Turmoil among nations will increase during the coming decades, but wars between states will almost vanish. This prediction rests on the premise that in many of the new "quasi-states" (Jackson 1990) born from the collapse of modern empires we find weak authoritarianism combined with anarchy [TAN1].*
These categorical hypotheses need to be qualified because all democracies are not the same and some, more than others, can cope successfully with the turmoil that ethnic nationalism -- based on the widespread appeal of Western inspired norms of national self-determination -- has produced in the multi-ethnic states liberated from colonial domination. Ultimately, "...every nationalism, large- or small-scale, is rooted and anchored in ethnicity..." as Norbu (1992, 182) has written.
Nevertheless, other variables also need to be considered, including especially how Western nationalism and imperialism were linked to the rise and global impact of the industrial revolution, how the contemporary world capitalist system impinges on peripheral states and economies, and how new technologies of communication, information, organization, and weapons of mass destruction reinforce the mobilization of ethnic nationalism.
Focus and Clarity. A full discussion of all these factors would take a book. In a short paper, one can only focus on a narrow theme and I will spotlight the growing scale of turmoil among nations: its causes and consequences. Unfortunately, it is not easy to explain the meaning of this phrase without discussing the key concepts and terms available for our use, starting with the notion of a nation.
This word can meet our needs only after we agree about the basic difference between states [TAN2] and ethnic nations [TAN3]. Both are often called nations, but this word is typically used to mean only one or the other concept, not both simultaneously. For example, the name of the "United Nations," reflects the use of 'nation' as a synonym for 'state,' and only states are nations in the UN vocabulary. By contrast, ethnic Hawaiians, Kurds, Armenians, Palestinians, Zulus, and Pushtuns also think of themselves as 'nations,' even though they are not recognized as states in the UN system. In this usage, most nations are not states. A disciplinary bias reinforces this ambiguity since political scientists typically mean a state when they speak of a 'nation,' but anthropologists are more likely to mean an ethnic nation. The word, ethnonation is sometimes used to designate a particular kind of ethnic nation but I shall not make any such distinction here, and the two terms will be treated as equivalents. Unless qualified, therefore, we need to remember that "nation" can mean either a state or an ethnic nation.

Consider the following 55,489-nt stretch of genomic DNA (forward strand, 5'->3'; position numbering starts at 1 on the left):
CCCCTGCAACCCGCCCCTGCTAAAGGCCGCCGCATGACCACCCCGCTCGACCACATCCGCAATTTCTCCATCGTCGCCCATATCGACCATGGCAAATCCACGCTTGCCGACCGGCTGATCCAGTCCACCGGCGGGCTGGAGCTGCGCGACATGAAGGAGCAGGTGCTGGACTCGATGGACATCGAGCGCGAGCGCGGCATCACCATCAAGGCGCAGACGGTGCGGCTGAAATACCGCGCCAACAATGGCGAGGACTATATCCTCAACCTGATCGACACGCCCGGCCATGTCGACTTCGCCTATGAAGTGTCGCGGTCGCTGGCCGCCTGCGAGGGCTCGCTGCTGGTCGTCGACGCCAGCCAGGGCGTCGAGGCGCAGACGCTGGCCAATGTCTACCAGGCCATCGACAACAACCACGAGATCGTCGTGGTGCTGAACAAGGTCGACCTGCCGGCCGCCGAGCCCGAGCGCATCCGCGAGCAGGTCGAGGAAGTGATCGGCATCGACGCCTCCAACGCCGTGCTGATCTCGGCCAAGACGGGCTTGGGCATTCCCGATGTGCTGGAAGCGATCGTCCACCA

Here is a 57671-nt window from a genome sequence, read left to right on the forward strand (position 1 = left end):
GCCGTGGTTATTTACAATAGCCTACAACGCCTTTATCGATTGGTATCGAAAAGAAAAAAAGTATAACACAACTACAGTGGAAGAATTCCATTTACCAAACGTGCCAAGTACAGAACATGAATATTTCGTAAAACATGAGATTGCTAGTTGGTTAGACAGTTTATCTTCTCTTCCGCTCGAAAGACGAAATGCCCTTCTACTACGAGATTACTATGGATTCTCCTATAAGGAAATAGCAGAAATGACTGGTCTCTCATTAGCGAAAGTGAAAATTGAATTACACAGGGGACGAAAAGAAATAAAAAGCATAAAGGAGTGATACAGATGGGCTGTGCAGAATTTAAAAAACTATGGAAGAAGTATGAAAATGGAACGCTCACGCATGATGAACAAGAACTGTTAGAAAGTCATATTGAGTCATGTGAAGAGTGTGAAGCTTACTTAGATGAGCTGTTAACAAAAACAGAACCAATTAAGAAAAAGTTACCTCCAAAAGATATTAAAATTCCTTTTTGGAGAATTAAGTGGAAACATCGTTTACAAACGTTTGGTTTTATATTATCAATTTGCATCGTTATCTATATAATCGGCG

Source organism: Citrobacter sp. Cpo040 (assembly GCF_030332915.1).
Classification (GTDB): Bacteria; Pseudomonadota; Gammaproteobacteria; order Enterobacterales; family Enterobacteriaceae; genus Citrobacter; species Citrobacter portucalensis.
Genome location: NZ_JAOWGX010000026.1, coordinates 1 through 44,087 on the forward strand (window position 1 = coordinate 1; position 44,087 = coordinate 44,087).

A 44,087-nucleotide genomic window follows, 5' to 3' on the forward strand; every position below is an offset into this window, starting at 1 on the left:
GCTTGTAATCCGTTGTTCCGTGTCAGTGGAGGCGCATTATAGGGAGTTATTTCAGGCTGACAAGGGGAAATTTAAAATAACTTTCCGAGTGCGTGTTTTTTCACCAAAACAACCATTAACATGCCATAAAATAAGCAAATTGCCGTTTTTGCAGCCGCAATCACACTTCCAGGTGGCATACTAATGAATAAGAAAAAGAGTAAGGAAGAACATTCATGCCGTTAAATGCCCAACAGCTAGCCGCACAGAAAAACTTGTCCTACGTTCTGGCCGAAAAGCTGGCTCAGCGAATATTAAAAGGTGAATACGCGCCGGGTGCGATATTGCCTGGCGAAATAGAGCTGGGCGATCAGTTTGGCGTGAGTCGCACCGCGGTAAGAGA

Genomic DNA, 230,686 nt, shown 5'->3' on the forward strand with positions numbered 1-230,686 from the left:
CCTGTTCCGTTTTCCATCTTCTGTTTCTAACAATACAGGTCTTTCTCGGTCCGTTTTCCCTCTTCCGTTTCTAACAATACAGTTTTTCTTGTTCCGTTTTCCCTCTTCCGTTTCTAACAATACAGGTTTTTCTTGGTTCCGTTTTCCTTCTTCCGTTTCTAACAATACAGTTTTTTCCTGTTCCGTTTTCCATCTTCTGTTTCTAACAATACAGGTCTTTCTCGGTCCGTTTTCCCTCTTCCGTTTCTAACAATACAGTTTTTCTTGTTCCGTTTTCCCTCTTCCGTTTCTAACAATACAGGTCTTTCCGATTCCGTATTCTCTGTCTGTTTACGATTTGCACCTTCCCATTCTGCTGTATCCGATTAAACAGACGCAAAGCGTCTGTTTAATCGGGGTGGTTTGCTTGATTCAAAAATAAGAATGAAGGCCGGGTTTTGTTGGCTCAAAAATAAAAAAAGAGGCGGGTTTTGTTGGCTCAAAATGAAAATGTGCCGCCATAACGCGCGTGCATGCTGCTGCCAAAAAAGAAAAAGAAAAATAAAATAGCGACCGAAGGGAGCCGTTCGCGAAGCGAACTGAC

Moreover, we need to remember that ethnic nations exist at two linked levels: as "homeland nations" or anasporas [TAN3a] comprising all members living in their traditional homeland. By contrast, we can use diaspora (or dispersion) TAN3B] to refer to members of an ethnic nation living outside their traditional homeland. Acceptance of "anaspora" as a neologism will enable us to distinguish clearly between the members of an ethnic nation who live in their traditional domain and those living elsewhere, its diaspora. Thus, we may speak of all Francophones in Quebec as an "anaspora," but all Canadian Francophones living outside Quebec might be regarded as their diaspora. Even this is not precise because many non-Quebecois Francophones living in Canada outside Quebec have never had a connection with that province. However, the distinction seems generally useful and exceptional situations could more easily be explained if we were to accept the neologism.
A discussion of each of these key words will be found in the endnotes. Because these conceptual and terminological problems must be solved in order to overcome misconceptions built into conventional usages, they are treated in some detail and the endnotes therefore take up more space than the main text. This reflects the fact that I have presented the main substantive arguments elsewhere (Riggs 1995a/b), but I was unable to examine their terminological implications in these articles. Readers are warned that if they do not understand the distinctions offered here, much of the text will seem obscure. However, I believe that the extra effort required to learn a few new concepts and terms will be more than repaid by the clarification of important problems that can subsequently be achieved.
Nations: both States and Ethnic Nations. Instead of claiming that nation should refer only to a state or only to an ethnic nation, I shall use this word to include both -- this is a departure from conventional usage but it permits us to speak meaningfully about the growing "turmoil among nations" that will embroil all of us for decades to come. In the text that follows, I shall use nation (or generic nation) [TAN4] only to mean any community of persons who define their political identity by exercising sovereignty or by claiming the right to exercise it -- i.e. to include both 'states' and 'ethnic nations'. This is a more generic concept and a necessary one -- but we lack any established term except "nation" that can designate both.